I thought I was a statistical outlier in absolutely, categorically refusing to sign up for regular, monthly donations to my favorite charities. To me, the idea sounds too similar to various times when I’ve gotten a free or low-cost magazine or newspaper subscription, only to find that turning off the tap was nigh on impossible.
Apparently, however, I’m not alone in my approach. Blackbaud’s November, 2012 “Donor Perspectives” survey found that among U.S. donors, 19% said that “nothing would compel them to become a regular donor to charities to which they currently make one-off donations.”
That’s a useful thing to know, given how many charities are pushing the idea of recurring donations. And why wouldn’t they, given the possibility of an ongoing income stream from donors who might not otherwise be able to afford such a large amount?
But let’s not go overboard chasing the possibility of recurring donations; for example, by failing to offer other methods of contributing. “Who would be silly enough to do that?” you ask. In fact, I was approached on the street by a volunteer for a major environmental organization who spent a long time trying to talk me into a recurring donation plan and then, when I said I was willing to make a one-time donation only, said they couldn’t do that! That was a waste of both our time.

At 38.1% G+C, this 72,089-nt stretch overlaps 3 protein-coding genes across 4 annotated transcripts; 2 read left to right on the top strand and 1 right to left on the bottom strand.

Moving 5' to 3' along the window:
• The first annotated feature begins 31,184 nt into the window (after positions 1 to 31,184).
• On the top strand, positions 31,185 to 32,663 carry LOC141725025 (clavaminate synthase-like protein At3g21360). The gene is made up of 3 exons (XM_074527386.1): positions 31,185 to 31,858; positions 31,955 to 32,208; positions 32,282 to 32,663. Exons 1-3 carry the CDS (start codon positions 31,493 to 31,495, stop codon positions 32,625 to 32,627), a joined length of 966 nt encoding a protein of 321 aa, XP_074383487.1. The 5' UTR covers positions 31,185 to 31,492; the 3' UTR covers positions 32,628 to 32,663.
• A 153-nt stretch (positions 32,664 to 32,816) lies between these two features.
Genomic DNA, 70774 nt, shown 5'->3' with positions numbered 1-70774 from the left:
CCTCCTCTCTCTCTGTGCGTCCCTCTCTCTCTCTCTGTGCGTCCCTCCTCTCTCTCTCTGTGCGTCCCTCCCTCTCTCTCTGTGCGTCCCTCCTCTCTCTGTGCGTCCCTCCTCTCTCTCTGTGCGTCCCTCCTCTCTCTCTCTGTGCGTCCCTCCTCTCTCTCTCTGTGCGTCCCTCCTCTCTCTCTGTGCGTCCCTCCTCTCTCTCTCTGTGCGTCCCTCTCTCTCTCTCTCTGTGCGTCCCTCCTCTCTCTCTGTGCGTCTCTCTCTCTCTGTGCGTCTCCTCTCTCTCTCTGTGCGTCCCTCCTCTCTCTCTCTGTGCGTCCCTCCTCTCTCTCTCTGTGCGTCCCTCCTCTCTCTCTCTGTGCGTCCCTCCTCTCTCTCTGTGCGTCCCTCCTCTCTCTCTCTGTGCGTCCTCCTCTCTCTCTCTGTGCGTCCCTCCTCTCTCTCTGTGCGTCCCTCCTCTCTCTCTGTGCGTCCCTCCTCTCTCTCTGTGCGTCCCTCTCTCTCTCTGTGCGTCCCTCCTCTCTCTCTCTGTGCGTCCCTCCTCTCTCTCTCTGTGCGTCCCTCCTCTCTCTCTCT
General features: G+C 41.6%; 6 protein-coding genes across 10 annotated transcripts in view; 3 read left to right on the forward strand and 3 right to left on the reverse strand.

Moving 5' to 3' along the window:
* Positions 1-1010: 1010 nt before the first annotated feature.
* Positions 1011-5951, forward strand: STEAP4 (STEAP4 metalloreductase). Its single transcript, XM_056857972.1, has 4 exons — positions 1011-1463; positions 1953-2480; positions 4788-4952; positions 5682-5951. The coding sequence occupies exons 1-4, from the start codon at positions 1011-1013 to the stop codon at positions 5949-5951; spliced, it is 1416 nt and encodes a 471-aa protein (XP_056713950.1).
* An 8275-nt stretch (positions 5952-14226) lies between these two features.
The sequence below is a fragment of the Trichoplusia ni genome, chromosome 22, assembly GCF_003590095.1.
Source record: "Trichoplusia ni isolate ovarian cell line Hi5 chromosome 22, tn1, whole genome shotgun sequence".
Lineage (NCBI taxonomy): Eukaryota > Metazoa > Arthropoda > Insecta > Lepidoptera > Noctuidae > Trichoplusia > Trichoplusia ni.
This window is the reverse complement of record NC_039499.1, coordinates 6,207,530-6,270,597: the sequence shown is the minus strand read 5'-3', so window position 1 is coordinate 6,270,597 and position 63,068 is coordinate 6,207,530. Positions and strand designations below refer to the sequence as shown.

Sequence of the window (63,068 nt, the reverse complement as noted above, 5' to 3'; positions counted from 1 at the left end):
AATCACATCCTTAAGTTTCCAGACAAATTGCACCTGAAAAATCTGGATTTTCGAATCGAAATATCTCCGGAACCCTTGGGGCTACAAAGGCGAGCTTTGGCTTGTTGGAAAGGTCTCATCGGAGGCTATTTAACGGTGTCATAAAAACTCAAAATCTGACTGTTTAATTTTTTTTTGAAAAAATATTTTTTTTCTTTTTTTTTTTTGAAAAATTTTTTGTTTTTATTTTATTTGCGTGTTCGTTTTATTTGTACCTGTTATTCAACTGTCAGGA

The survey also reminds us that talking someone into a recurring donation isn’t the end of your interaction with them. Between 20% and 30% of those surveyed said that they’d stopped making recurring donations to at least one organization in the last three years. The most common reason was personal finances, which of course nonprofits can’t do anything about.
But the second most common reason was “a feeling that the charity was not making the best use of its financial resources.” That’s something the nonprofit can certainly do something about. I’ll bet those donors weren’t doing a careful analysis of the groups’ financials and Forms 990. More likely they were simply underwhelmed by the reports they were getting back from the group — or, dare I say, were upset by getting continued appeals for more money. It’s also possible that their expectations from the group in question were heightened, given their feeling that, “I’m paying the bills for this place.” How about making sure to regularly thank the recurring donors, give them specific information on how their recurring donation helps maintain and improve your group’s efforts, and hold off on the followup appeals?